Monday, May 26, 2008

ENA6 - Writing In a Particular Form

I had meant to cover this at some point before the exam, but a comment from a student on a different thread spurred me into action (thanks, Jack).

First of all, question 2a is one of the two big questions on ENA6: question 1c is a fairly straightforward textual analysis worth 20 marks, while this is a creative/ editorial piece that can yield 35 marks if you get it right.

You'll be asked to write in a particular form on a language issue. The idea is that you're expected to write about a linguistic idea - maybe new words, political correctness, how people feel about local dialects dying out, how women and men use language, whatever the topic of the paper is - for a mainstream, non-specialist audience. The question paper will give you 3-4 texts to use as source material but you don't have to limit yourself to these texts; you can use your own ideas too, but it's probably daft not to use what you're given.

The AQA A spec says this about the forms that you might be asked to write in:

This type of task requires candidates to write about language issues in some common forms where debate about language often occurs, e.g.
• letters to the editor
• articles
• editorials
• scripted radio talk

Candidates are being tested on their ability to communicate their knowledge and understanding of language to an audience beyond the examination.

The topics and forms set up until now are listed in this word document.

Some top tips for this question:

  • Make sure you read and annotate the question paper fully before starting any of the questions, but think about using coloured highlighters to select crucial info and quotes for Qu 2a.
  • Don't rely too heavily on the text you've just analysed for question 1c. If you make your 2a answer too similar to the 1c text you will not have much original to say.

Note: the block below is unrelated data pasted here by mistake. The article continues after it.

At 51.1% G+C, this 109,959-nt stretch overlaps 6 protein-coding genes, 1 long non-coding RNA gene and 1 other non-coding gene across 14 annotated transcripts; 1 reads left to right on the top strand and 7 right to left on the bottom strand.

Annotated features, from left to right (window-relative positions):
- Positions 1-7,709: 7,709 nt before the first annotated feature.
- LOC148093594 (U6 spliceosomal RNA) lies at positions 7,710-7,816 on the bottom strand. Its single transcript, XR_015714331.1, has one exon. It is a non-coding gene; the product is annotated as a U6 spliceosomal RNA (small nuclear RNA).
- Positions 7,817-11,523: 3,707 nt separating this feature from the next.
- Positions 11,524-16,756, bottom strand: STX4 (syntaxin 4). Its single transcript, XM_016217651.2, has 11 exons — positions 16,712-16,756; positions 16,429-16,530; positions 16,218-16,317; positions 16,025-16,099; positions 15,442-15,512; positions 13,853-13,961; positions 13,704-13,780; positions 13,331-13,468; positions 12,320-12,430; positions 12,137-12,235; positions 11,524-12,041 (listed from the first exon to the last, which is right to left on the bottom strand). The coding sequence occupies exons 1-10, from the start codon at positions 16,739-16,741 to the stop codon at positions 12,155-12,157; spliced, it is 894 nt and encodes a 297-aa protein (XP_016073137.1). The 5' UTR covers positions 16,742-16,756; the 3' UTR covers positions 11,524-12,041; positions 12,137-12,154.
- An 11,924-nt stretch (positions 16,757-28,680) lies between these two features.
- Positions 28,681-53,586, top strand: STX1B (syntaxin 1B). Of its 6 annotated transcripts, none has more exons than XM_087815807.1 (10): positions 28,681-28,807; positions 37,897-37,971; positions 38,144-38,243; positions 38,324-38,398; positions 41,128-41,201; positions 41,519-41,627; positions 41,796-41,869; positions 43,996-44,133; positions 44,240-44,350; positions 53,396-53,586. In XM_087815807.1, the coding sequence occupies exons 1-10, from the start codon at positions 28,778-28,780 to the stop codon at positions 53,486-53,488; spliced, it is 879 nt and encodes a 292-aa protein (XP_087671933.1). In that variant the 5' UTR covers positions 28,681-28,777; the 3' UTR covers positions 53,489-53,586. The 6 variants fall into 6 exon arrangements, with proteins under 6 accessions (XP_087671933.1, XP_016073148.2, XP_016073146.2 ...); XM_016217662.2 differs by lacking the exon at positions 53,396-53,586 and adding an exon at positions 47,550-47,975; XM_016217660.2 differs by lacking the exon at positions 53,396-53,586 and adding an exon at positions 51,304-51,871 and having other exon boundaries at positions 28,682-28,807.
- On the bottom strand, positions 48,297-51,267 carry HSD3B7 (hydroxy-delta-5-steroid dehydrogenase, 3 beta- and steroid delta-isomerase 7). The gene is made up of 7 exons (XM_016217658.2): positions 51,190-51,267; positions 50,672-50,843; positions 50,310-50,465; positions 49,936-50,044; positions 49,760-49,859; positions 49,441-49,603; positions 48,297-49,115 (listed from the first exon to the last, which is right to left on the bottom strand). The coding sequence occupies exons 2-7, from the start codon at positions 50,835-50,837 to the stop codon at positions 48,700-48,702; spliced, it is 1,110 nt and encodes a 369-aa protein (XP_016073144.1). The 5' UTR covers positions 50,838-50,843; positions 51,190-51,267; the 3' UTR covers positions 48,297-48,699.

• Try to use short quotations and paraphrased ideas from the source texts, rather than epic quotations.
  • Try to explain linguistic concepts in a clear fashion for your audience: don't assume that they'll know what the Sapir-Whorf hypothesis postulated or who Steven Pinker is.
  • If appropriate, write with a light touch and try to engage your reader with humour and style.
  • Don't patronise. Did you hear me? Do. Not. Patronise. Did you see what I did there? Ha.
  • Use information and ideas from the full range of texts: the mark scheme rewards candidates who make use of the trickier texts/data from the question paper.
  • Write accurately: many of the 15 marks for style depend on clarity and accurate expression.
  • Read lots of examples of different forms between now and the exam so you're familiar with forms like editorials and letters to the editor.

There are no doubt loads of other things to think about, so if you have extra tips, comments or questions please add them below.

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